Shorthanded on the second night of a back-to-back, the Toronto Raptors played the Los Angeles Clippers tough, but ultimately fell short in a hard-fought loss.
The Toronto Raptors were up against it on Monday night. They were on the road, without three members of their rotation (losing a fourth just minutes into the contest), and on the second night of a back-to-back. Not to mention, they were facing off against one of the NBA’s premier teams, the Los Angeles Clippers. If there was ever was an example of a “schedule loss,” it was the Raptors game on Monday night.
But someone forgot to tell Toronto. Rather than coming out with a defeatist mentality, the Raptors jumped off to an incredible start. They looked particularly locked in defensively, holding Los Angeles to just 15 first-quarter points, en route to an early eight-point lead. Part of that had to do with some unsustainably cold Clipper shooting, but you could also see the Raptors simply playing harder than L.A.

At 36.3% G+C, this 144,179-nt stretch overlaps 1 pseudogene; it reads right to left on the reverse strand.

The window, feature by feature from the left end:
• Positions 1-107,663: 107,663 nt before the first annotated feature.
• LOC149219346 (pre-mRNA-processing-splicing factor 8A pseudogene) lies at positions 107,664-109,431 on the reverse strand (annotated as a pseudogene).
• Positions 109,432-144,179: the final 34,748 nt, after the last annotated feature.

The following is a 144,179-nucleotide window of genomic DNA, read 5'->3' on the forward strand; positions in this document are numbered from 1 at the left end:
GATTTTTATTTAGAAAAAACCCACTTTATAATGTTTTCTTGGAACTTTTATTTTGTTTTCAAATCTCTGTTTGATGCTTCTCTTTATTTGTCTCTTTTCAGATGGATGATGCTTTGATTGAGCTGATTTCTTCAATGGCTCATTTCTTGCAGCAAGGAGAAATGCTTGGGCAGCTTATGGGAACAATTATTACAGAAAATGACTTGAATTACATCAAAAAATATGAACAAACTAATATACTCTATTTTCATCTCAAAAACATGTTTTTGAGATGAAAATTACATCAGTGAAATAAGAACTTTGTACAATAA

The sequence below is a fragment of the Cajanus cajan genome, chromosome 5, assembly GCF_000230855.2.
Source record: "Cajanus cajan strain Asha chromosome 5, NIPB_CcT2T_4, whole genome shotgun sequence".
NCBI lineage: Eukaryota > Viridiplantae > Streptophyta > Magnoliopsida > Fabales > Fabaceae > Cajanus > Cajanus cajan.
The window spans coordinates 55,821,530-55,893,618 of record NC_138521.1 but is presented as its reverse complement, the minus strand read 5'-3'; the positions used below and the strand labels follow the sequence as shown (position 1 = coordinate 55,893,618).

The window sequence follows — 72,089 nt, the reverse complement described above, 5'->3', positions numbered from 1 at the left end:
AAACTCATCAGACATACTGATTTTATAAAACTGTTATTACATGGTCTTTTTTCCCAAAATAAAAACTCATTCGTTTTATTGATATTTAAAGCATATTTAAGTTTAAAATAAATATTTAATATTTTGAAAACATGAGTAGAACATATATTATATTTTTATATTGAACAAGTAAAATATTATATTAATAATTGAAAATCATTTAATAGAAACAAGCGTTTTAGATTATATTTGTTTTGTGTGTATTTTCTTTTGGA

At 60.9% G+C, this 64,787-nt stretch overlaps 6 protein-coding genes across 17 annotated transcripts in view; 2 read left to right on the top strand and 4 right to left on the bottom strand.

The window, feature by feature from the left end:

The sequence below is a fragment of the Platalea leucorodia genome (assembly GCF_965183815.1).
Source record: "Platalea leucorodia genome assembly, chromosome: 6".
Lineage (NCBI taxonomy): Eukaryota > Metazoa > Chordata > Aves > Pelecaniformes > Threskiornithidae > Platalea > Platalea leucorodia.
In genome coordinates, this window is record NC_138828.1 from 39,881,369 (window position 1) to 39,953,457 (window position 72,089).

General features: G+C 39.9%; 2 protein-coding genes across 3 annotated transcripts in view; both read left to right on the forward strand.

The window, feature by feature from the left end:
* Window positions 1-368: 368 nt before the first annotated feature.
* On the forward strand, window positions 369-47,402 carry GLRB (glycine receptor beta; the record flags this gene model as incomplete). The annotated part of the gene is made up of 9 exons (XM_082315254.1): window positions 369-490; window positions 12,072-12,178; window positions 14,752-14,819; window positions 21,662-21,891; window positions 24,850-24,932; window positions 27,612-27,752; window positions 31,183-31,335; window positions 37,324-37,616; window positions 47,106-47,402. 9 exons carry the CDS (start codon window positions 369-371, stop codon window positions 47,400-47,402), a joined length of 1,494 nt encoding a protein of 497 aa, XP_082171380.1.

The Clippers won the second quarter, and Toronto fought back to win the third. Perhaps the Raptors wanted to prove something to their old teammate Kawhi Leonard. Perhaps the bench pieces were energized by receiving more time. Either way, the Raptors were the better team through three-quarters and looked like they were going to pull out a win, despite the schedule.
Then, in the fourth, the Raptors seemed to run out of gas. The ball wasn’t moving like it was in the first three-quarters, players weren’t pushing the break with the same intensity, and Pascal Siakam — who was asked to play all 24 minutes in the second half — started to go cold.
Toronto scored just 10 total points in the fourth quarter, and the Clippers came back to win the game. It’s tough to blow any lead; however, it’s hard to complain about the way the Raptors played in this game. So who played well individually?